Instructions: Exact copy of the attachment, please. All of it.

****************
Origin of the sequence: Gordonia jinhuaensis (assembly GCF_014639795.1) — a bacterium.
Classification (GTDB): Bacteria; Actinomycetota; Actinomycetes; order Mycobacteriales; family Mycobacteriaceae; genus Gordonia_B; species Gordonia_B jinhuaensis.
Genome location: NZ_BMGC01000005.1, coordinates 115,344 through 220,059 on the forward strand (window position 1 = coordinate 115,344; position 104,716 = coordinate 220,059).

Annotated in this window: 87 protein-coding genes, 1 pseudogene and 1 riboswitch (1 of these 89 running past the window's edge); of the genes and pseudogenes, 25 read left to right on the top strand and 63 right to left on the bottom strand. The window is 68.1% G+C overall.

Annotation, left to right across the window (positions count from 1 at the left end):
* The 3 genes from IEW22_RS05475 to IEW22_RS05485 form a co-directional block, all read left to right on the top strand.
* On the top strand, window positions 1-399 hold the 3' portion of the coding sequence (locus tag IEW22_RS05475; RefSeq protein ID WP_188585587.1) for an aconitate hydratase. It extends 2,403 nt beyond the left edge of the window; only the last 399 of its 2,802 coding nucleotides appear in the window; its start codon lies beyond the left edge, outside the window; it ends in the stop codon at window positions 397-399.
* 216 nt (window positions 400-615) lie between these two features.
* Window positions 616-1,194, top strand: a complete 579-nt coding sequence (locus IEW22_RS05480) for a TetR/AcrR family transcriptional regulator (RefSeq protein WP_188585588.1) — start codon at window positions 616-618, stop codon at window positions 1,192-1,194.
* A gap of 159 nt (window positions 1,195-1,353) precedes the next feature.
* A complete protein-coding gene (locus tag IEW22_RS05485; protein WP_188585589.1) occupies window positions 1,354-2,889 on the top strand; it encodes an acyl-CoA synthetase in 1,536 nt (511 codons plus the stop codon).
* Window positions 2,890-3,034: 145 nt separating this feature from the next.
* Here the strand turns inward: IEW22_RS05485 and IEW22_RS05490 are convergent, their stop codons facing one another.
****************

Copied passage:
Origin of the sequence: Gordonia jinhuaensis (assembly GCF_014639795.1) — a bacterium.
Classification (GTDB): Bacteria; Actinomycetota; Actinomycetes; order Mycobacteriales; family Mycobacteriaceae; genus Gordonia_B; species Gordonia_B jinhuaensis.
Genome location: NZ_BMGC01000005.1, coordinates 115,344 through 220,059 on the forward strand (window position 1 = coordinate 115,344; position 104,716 = coordinate 220,059).

Annotated in this window: 87 protein-coding genes, 1 pseudogene and 1 riboswitch (1 of these 89 running past the window's edge); of the genes and pseudogenes, 25 read left to right on the top strand and 63 right to left on the bottom strand. The window is 68.1% G+C overall.

Annotation, left to right across the window (positions count from 1 at the left end):
* The 3 genes from IEW22_RS05475 to IEW22_RS05485 form a co-directional block, all read left to right on the top strand.
* On the top strand, window positions 1-399 hold the 3' portion of the coding sequence (locus tag IEW22_RS05475; RefSeq protein ID WP_188585587.1) for an aconitate hydratase. It extends 2,403 nt beyond the left edge of the window; only the last 399 of its 2,802 coding nucleotides appear in the window; its start codon lies beyond the left edge, outside the window; it ends in the stop codon at window positions 397-399.
* 216 nt (window positions 400-615) lie between these two features.
* Window positions 616-1,194, top strand: a complete 579-nt coding sequence (locus IEW22_RS05480) for a TetR/AcrR family transcriptional regulator (RefSeq protein WP_188585588.1) — start codon at window positions 616-618, stop codon at window positions 1,192-1,194.
* A gap of 159 nt (window positions 1,195-1,353) precedes the next feature.
* A complete protein-coding gene (locus tag IEW22_RS05485; protein WP_188585589.1) occupies window positions 1,354-2,889 on the top strand; it encodes an acyl-CoA synthetase in 1,536 nt (511 codons plus the stop codon).
* Window positions 2,890-3,034: 145 nt separating this feature from the next.
* Here the strand turns inward: IEW22_RS05485 and IEW22_RS05490 are convergent, their stop codons facing one another.